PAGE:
Anti-Kabila protests across Democratic Republic of the Congo (DRC) have turned violent. The protests in the capital Kinshasa, today on December 20, 2016, has led to tens of civilians killed by Joseph Kabila's Republican guard and the police. In other areas, including the cities of Lubumbashi, in Katanga Province, and throughout Eastern parts of the country, Joseph Kabila's army and police have been shooting at civilian protestors with automatic weapons, leaving a trail of death and destruction.
Even before the end of the two-term presidency of Joseph Kabila, as allowed by the constitution, Congolese people had vowed to protest to force Joseph Kabila, now considered as illegitimate, from power. On Monday, December 19, 2016, disaffected troops rebelled in Mwanda, in the region of Kasai-Occidental, 97 miles from Kananga, the capital of Kasai-Occidental, and 405 miles from Kinshasa. In spite of the unrests, the newly appointed Prime Minister, Samy Badibanga, announced a cabinet government composed of 68 ministers, immediately rejected by the opposition. The Security forces suspended social media and banned the broadcasts by foreign medias in DRC.
In reaction, the veteran opposition leader, Etienne Tshisekedi, posted a message calling on the population to resist: "I launch a solemn appeal to the Congolese people to not recognise the... illegal and illegitimate authority of Joseph Kabila and to peacefully resist [his] coup d'etat".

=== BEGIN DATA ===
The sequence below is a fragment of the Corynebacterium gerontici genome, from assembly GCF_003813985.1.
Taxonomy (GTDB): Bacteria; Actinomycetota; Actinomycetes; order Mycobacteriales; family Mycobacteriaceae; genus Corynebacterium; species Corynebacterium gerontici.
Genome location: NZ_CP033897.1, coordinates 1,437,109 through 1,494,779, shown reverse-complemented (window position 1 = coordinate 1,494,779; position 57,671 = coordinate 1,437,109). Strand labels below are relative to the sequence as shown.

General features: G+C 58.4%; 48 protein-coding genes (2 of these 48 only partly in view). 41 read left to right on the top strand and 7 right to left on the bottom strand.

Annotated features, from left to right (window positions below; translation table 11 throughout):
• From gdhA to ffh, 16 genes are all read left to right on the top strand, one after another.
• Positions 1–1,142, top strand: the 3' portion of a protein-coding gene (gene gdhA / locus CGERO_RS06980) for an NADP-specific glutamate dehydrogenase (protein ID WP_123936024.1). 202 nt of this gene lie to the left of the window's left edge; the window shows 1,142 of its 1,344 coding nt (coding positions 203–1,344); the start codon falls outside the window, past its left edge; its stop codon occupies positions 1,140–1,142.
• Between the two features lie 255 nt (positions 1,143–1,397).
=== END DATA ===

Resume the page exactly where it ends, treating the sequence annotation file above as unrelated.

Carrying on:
His message was not available in DR Congo, where authorities have restricted access to social media networks, the AFP news agency reports.
Early in the morning of December 20, 2016, protesters in Kinshasa and in the major towns around the country took it to the streets chanting slogans against Joseph Kabila and saying that they no longer recognized him as the president.
In Kintambo, a residential area in the Lukunga district of the capital Kinshasa, police mutineers shot at other police officers, loyal to Joseph Kabila, and attempted to seize the studios of the government television, RNTC, before the Republic Guard intervened. The police mutineers withdraw to other areas of the Lukunga district.
In Lubumbashi, a video received by AfroAmerica Network shows the military shooting at armed civilians. The civilians, then, started throwing stones at the military. The military troops shot back with live ammunitions, apparently killing some.
DR Congo, like many countries in the region, including Rwanda, Uganda, Burundi, Republic of the Congo, Cameroon, Equatorial Guinee, and Angola are ruled by dictators. These dictators have refused to transfer power, and instead have changed the constitutions of their countries in order to remain in power. Most of these countries have never had a democratic or peaceful transfer of power since independence from colonial powers in 1960s.
Joseph Kabila took power in 2001 following the assassination of his father Laurent Kabila. He promised a democratic change, that never came. In September 2016, his security forces massacred hundreds of civilian protesters.
Others dictators in the region came to power through violence or assassination, promised to step down after a few terms, but ended up changing their constitutions. Among these are Ugandan Yoweri Museveni, Rwandan Paul Kagame, Republic of Congo Sassou Nguesso. Burundian Pierre Nkurunziza's interpretation of the constitution has led to on-going violences.